“We tried everything, including hiring a private detective — and nothing,” Spinnell said.

The first Facebook message went out to the husband last week. “So far, he hasn’t responded,” Spinnell said.


Why critics call the imminent credit card chip system in the U.S. ‘a joke’

The way Americans spend money is on the verge of its biggest change in decades, but the drumbeat of doubters continues to get louder. New chip-enabled credit cards are slowly getting into consumers’ hands in advance of a looming deadline later this year. But a Walmart executive recently told CNN that U.S. chip cards are a “joke,” and a new report examining other countries’ changeovers suggests criminals around the globe merely switched tactics and kept right on stealing from consumers’ accounts.

The switch to chip cards goes by the shorthand EMV, which stands for Europay, Mastercard and Visa. In Europe, when banks implemented the change, government rules forced consumers to start using credit cards like debit cards – requiring that PIN codes be entered each time a card is used. The change adds two important levels of security, or two-factor security. To complete a transaction, buyers need to have in their hands a chip card, which is incredibly challenging to counterfeit. And they must know something — a PIN — that’s not on the card.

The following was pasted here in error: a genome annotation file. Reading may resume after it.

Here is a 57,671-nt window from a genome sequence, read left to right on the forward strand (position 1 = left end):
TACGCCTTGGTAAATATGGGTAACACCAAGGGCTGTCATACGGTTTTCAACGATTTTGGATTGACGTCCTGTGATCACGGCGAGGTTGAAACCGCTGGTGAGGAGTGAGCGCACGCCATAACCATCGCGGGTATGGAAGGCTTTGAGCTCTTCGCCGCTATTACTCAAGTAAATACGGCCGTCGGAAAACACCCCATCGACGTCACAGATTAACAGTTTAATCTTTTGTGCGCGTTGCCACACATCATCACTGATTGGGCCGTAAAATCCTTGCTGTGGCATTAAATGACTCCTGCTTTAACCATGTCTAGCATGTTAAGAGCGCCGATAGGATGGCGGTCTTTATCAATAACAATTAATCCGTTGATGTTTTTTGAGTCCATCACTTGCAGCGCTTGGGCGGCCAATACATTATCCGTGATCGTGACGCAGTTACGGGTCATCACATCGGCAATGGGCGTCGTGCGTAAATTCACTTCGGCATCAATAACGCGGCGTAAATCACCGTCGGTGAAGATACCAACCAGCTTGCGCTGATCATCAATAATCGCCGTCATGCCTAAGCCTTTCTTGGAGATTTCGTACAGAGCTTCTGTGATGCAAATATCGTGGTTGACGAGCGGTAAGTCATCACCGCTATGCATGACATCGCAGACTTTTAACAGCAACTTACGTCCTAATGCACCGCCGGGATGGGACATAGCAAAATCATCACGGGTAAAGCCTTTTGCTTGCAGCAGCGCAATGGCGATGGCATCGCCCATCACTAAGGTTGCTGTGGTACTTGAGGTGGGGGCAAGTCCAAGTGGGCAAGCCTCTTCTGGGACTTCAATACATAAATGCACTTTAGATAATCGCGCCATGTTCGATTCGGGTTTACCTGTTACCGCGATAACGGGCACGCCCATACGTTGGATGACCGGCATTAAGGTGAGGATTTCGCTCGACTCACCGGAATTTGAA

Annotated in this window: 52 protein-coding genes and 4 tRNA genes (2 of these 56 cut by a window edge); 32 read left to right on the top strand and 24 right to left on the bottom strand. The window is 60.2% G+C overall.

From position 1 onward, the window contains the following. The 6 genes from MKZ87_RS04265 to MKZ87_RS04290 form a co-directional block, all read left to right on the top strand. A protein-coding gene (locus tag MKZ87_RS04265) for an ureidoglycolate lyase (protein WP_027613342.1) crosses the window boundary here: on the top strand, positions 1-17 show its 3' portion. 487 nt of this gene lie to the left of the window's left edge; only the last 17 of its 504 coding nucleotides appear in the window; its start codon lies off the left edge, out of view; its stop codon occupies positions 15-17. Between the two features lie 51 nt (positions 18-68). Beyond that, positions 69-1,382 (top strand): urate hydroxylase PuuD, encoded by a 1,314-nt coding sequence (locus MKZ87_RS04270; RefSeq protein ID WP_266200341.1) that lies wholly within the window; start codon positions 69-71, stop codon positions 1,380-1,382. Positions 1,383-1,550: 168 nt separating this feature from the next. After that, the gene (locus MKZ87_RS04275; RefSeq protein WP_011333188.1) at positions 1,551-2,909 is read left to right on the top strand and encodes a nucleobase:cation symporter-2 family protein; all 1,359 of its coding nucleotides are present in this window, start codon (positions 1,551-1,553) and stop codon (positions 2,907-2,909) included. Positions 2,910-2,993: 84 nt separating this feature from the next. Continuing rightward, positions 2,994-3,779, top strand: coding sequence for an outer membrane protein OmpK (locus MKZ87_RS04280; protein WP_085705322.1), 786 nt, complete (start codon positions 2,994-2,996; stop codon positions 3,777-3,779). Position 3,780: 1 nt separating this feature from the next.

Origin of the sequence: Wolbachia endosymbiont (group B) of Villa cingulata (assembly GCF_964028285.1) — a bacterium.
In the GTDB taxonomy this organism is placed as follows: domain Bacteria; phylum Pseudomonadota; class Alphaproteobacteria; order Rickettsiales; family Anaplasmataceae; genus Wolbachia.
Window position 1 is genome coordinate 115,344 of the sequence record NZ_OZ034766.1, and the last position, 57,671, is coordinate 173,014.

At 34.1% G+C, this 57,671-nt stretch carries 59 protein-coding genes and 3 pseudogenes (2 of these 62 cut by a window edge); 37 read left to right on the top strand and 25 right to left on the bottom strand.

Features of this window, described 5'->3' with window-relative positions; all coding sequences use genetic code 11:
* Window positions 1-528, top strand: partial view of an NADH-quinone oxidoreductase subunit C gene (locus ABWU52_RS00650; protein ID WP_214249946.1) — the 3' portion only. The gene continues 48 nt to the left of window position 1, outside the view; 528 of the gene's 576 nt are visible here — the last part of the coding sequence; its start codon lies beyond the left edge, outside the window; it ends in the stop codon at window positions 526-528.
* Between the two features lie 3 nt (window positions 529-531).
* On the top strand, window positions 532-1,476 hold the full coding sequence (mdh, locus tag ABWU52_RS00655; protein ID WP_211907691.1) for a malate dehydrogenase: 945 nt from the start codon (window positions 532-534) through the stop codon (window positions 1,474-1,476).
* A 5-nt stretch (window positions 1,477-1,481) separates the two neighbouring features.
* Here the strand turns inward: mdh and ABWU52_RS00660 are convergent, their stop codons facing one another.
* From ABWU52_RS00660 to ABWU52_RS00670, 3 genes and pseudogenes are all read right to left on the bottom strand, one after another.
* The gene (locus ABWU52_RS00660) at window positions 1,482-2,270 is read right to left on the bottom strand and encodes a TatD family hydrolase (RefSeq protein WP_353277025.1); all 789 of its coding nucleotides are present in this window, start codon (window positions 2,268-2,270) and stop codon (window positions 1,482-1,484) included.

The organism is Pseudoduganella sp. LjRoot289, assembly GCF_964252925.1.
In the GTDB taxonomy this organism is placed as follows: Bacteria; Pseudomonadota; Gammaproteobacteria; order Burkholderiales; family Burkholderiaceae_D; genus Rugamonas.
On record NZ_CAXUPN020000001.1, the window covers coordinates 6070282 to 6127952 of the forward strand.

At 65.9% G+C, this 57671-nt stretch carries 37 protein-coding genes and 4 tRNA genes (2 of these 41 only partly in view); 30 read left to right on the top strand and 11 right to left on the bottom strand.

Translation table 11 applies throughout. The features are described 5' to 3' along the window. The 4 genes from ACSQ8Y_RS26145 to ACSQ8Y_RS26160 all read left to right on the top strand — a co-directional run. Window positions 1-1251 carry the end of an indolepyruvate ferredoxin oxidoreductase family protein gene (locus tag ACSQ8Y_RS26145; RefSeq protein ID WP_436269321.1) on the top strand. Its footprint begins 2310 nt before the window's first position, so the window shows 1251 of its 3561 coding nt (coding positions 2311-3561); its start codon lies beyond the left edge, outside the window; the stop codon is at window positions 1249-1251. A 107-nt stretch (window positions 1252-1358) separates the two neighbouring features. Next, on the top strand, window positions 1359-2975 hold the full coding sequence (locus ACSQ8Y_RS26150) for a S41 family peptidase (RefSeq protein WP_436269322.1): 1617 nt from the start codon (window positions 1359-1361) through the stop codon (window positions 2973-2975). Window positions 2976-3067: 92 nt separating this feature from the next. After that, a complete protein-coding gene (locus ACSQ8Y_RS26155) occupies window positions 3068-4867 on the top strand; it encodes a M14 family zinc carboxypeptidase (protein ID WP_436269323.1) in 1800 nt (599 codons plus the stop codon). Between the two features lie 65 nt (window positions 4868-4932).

The U.S. is poised to implement only half this system. Chip cards must be accepted by merchants by the fall deadline, but not PINs. The so-called “chip & signature” system is a half-measure, according to Mike Cook, Wal-Mart’s assistant treasurer and a senior vice president.

“The fact that we didn’t go to PIN is such a joke,” Cook told CNNMoney.com.

For example, a criminal who physically steals a chip & signature credit card will have no trouble using it to commit fraud in a store by faking the consumers’ signature.